Widespread, Comfortable Heat
You don’t need to huddle around the Mr. Heater portable heater to stay warm. We sat at least six feet from it while it ran on the highest setting for a couple of hours, and it warmed us up pretty well. The product boasts that it can heat up to 225 square feet, and it seems to do just that.
We also tested the Mr. Heater portable heater in a tent during a particularly cold weekend, with wind chills just above zero and a frost on the ground. Not surprisingly, the heater kept the tent comfortably warm.
Easy to Use
Turning on the Mr. Heater portable heater is just like turning on a gas kitchen stovetop. You press the knob in, turn it to the desired setting, and then let go. The heater should start heating up the space within 5-10 minutes.
Slim, Compact Design
The Mr. Heater portable heater may be powerful, but it comes in a comfortable small package. Unlike other heaters, it’s pretty inconspicuous. Plus, even with a one-pound propane cylinder attached, it’s still easy to carry around. You can even push the handle down when you’re not carrying it.
Nice Safety Features
You would hope that a propane-consuming tent heater is a safe tent heater, and the Mr. Heater portable heater does well in that regard.
The Mr. Heater heater shuts off automatically whenever it tips over, which is an important safety feature. However, the product seems quite sensitive to movement. If you move it around too much, even if you keep it upright, it can still shut off. While it’s not a big deal to move it once or twice during use, you’ll want to know where to place it to avoid this problem. Still, we like that the product prioritizes safety that highly.
Protective Steel Cage Around Heating Unit
The heating unit is going to get hot, so it’s protected with a steel cage. However, it’s not like it’s safe to place anything on top of the unit, like a piece of clothing, for instance. Given enough time, objects could melt or start a fire.
While using propane will emit tiny, tiny amounts of carbon monoxide, Mr. Heater portable healers have measures in place to further limit it. Even if you run it at full capacity for a long time, its carbon monoxide levels should not be dangerous at all.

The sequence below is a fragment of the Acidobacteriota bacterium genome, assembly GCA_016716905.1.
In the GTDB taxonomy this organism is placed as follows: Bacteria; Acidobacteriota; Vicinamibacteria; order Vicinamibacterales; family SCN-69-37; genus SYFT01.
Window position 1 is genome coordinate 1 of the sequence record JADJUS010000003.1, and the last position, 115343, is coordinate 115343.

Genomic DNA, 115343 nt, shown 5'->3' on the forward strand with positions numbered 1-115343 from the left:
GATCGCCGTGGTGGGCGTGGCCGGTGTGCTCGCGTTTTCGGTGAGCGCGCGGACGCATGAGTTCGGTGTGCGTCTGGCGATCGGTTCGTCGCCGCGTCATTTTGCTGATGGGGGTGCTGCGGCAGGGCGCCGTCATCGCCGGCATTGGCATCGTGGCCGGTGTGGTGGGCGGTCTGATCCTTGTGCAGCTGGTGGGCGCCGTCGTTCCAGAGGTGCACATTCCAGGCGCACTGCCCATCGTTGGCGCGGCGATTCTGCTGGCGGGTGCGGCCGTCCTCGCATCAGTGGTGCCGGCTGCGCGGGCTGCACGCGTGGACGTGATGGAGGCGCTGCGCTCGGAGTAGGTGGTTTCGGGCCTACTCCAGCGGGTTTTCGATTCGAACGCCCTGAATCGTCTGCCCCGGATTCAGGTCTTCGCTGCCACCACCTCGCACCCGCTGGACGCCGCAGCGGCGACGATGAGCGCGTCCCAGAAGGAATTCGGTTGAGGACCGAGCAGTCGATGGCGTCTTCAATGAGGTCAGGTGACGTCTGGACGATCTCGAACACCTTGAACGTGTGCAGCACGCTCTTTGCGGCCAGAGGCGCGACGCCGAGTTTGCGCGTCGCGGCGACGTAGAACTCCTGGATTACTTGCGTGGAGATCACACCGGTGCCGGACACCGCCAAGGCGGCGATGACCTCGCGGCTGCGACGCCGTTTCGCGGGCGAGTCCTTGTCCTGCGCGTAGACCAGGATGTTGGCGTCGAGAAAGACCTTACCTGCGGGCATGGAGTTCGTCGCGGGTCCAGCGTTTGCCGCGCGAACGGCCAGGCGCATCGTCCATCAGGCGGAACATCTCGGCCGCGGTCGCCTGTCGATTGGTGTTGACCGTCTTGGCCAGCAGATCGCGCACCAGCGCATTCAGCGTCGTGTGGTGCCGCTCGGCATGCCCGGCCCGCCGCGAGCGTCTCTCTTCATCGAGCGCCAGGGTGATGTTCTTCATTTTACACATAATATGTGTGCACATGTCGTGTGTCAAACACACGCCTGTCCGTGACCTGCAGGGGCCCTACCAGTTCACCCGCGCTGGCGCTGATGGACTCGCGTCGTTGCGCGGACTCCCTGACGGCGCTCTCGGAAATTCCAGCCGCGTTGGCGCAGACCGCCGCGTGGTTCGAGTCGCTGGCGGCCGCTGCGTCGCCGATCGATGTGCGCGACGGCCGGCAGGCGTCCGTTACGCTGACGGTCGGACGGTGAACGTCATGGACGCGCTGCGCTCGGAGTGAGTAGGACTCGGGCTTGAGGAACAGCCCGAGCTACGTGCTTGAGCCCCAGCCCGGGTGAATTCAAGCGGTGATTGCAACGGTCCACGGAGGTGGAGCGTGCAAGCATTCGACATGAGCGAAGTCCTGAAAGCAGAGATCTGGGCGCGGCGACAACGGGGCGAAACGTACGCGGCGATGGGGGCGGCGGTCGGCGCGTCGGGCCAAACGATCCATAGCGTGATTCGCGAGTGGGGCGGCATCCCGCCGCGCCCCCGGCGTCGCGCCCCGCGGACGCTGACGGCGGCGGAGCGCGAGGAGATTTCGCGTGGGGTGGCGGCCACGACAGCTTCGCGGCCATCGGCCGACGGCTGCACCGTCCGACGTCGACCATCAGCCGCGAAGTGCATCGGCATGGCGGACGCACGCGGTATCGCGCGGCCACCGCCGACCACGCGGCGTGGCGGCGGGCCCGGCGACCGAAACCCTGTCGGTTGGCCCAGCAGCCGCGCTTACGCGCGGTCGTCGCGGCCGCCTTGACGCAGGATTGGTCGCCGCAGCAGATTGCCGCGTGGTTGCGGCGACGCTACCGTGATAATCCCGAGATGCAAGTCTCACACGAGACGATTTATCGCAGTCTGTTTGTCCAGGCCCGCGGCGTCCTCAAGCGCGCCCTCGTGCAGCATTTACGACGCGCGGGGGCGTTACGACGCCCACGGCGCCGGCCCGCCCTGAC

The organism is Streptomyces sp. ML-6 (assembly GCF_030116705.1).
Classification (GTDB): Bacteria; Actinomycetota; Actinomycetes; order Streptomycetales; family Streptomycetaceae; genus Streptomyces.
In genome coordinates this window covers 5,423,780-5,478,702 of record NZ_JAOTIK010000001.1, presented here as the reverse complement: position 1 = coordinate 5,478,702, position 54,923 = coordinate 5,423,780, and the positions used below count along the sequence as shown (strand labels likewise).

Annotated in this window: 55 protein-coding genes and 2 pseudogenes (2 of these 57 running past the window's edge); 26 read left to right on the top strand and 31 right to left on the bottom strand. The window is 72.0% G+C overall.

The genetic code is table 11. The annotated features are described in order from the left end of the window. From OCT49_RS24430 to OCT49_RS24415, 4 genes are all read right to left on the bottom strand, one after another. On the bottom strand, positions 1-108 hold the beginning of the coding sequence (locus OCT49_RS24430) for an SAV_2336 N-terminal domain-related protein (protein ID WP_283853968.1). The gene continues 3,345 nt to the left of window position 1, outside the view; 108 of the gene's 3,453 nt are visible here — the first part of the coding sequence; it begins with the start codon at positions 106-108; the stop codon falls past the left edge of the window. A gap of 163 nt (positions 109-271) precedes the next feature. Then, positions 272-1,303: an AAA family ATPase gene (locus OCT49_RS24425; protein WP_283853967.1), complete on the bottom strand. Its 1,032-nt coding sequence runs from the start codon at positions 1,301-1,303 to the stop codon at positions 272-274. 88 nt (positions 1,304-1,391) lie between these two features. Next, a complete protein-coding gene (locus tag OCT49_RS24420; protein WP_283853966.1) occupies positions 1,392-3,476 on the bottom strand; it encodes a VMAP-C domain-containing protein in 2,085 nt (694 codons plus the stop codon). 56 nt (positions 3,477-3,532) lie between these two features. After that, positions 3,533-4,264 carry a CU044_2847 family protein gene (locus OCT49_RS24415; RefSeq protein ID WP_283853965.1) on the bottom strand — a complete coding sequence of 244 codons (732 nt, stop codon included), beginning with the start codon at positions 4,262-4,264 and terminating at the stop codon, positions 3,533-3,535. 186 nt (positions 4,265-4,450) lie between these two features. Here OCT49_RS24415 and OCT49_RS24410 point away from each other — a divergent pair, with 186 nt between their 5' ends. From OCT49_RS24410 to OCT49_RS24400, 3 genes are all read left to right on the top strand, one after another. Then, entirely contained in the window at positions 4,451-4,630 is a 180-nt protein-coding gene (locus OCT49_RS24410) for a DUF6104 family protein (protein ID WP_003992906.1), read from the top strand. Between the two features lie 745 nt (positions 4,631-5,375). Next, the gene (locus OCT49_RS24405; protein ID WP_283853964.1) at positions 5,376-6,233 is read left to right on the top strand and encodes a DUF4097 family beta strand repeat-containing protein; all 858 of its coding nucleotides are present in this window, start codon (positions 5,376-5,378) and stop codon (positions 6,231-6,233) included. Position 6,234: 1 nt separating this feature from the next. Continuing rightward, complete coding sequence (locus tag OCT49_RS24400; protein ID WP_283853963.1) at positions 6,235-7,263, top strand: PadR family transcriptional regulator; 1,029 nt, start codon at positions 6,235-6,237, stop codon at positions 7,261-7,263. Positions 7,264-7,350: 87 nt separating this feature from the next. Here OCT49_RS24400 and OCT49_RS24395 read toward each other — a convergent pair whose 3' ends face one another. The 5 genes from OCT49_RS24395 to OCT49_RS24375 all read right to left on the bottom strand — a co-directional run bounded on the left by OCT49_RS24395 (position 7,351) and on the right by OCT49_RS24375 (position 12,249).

That said, we recommend you take a few safety measures when storing the heater. If you’re storing the heater inside, you’ll want to disconnect the propane cylinder from the heater. Vice versa, if you’re storing it outdoors, you can probably leave the cylinder attached. Either way, you don’t want to keep it near anything flammable, mainly wooden patio furniture.
Best for Outdoor Use
It’s good to note that two Mr. Heater models are available: the Canada/Massachusetts model and another model for the other 49 states. You cannot use the Canada/Massachusetts model indoors for safety reasons, mainly because those regions prohibit the use of propane products indoors.
Propane releases carbon monoxide, so using them in airtight spaces is dangerous. It’s okay to use them in tents, in that regard, but electrical heaters are much safer for indoor use.
Another nice thing is that even if you leave the portable heater out in the rain or snow, it should still work just fine.
Best for Small Spaces
The Mr. Heater portable heater can only produce 9,000 Btu (British thermal units) on its highest setting (compare that to the 40,000 Btu that larger outdoor heaters can make). It’s optimal for smaller spaces in that regard, but a couple of them should take care of a larger group. To get the best heat, you’ll want to sit in front of the unit, though you can get a little warmth from the back.
You can only get about 3 hours’ worth of heat from a single one-pound portable tank. That’s also if you’re using the heater on its highest setting. We only ever use it on low for about 10 mins each time just to heat up our Annex area attached to our roof top tent before bed and when we wake up in the morning.
While there are several ways to stay warm when camping in colder weather, trying high-quality sleeping bags and a propane heater is the best way to go. You’ll have to be careful to ventilate your camping area, but your camping things, not to mention you yourself, should stay toasty and dry.